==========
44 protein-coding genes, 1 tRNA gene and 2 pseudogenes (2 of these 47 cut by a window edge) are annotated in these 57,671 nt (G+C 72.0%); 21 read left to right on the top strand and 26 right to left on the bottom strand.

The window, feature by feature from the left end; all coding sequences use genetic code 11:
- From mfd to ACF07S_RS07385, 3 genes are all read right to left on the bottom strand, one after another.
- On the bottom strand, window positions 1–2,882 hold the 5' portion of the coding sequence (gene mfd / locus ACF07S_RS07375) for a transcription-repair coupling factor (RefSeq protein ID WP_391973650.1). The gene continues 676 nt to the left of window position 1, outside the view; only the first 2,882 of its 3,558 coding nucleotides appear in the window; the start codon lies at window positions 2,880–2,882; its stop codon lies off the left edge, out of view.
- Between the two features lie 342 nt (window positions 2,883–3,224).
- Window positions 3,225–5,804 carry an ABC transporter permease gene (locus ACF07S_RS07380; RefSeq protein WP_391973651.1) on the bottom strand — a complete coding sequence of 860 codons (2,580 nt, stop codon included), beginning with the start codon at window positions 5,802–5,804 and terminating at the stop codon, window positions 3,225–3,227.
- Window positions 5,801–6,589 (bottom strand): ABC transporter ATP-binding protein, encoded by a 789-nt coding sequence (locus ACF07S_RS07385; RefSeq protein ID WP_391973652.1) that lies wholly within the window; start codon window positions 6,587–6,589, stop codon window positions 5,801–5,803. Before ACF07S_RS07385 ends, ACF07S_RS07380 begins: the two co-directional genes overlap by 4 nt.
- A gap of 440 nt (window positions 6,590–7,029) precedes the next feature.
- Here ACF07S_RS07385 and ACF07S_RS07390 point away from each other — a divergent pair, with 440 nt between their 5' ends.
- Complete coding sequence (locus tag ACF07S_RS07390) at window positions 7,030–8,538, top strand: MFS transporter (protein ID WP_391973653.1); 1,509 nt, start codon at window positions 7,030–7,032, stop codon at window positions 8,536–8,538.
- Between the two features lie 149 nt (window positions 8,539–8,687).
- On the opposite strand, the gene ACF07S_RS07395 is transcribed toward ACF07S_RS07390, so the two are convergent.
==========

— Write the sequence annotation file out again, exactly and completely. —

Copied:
44 protein-coding genes, 1 tRNA gene and 2 pseudogenes (2 of these 47 cut by a window edge) are annotated in these 57,671 nt (G+C 72.0%); 21 read left to right on the top strand and 26 right to left on the bottom strand.

The window, feature by feature from the left end; all coding sequences use genetic code 11:
- From mfd to ACF07S_RS07385, 3 genes are all read right to left on the bottom strand, one after another.
- On the bottom strand, window positions 1–2,882 hold the 5' portion of the coding sequence (gene mfd / locus ACF07S_RS07375) for a transcription-repair coupling factor (RefSeq protein ID WP_391973650.1). The gene continues 676 nt to the left of window position 1, outside the view; only the first 2,882 of its 3,558 coding nucleotides appear in the window; the start codon lies at window positions 2,880–2,882; its stop codon lies off the left edge, out of view.
- Between the two features lie 342 nt (window positions 2,883–3,224).
- Window positions 3,225–5,804 carry an ABC transporter permease gene (locus ACF07S_RS07380; RefSeq protein WP_391973651.1) on the bottom strand — a complete coding sequence of 860 codons (2,580 nt, stop codon included), beginning with the start codon at window positions 5,802–5,804 and terminating at the stop codon, window positions 3,225–3,227.
- Window positions 5,801–6,589 (bottom strand): ABC transporter ATP-binding protein, encoded by a 789-nt coding sequence (locus ACF07S_RS07385; RefSeq protein ID WP_391973652.1) that lies wholly within the window; start codon window positions 6,587–6,589, stop codon window positions 5,801–5,803. Before ACF07S_RS07385 ends, ACF07S_RS07380 begins: the two co-directional genes overlap by 4 nt.
- A gap of 440 nt (window positions 6,590–7,029) precedes the next feature.
- Here ACF07S_RS07385 and ACF07S_RS07390 point away from each other — a divergent pair, with 440 nt between their 5' ends.
- Complete coding sequence (locus tag ACF07S_RS07390) at window positions 7,030–8,538, top strand: MFS transporter (protein ID WP_391973653.1); 1,509 nt, start codon at window positions 7,030–7,032, stop codon at window positions 8,536–8,538.
- Between the two features lie 149 nt (window positions 8,539–8,687).
- On the opposite strand, the gene ACF07S_RS07395 is transcribed toward ACF07S_RS07390, so the two are convergent.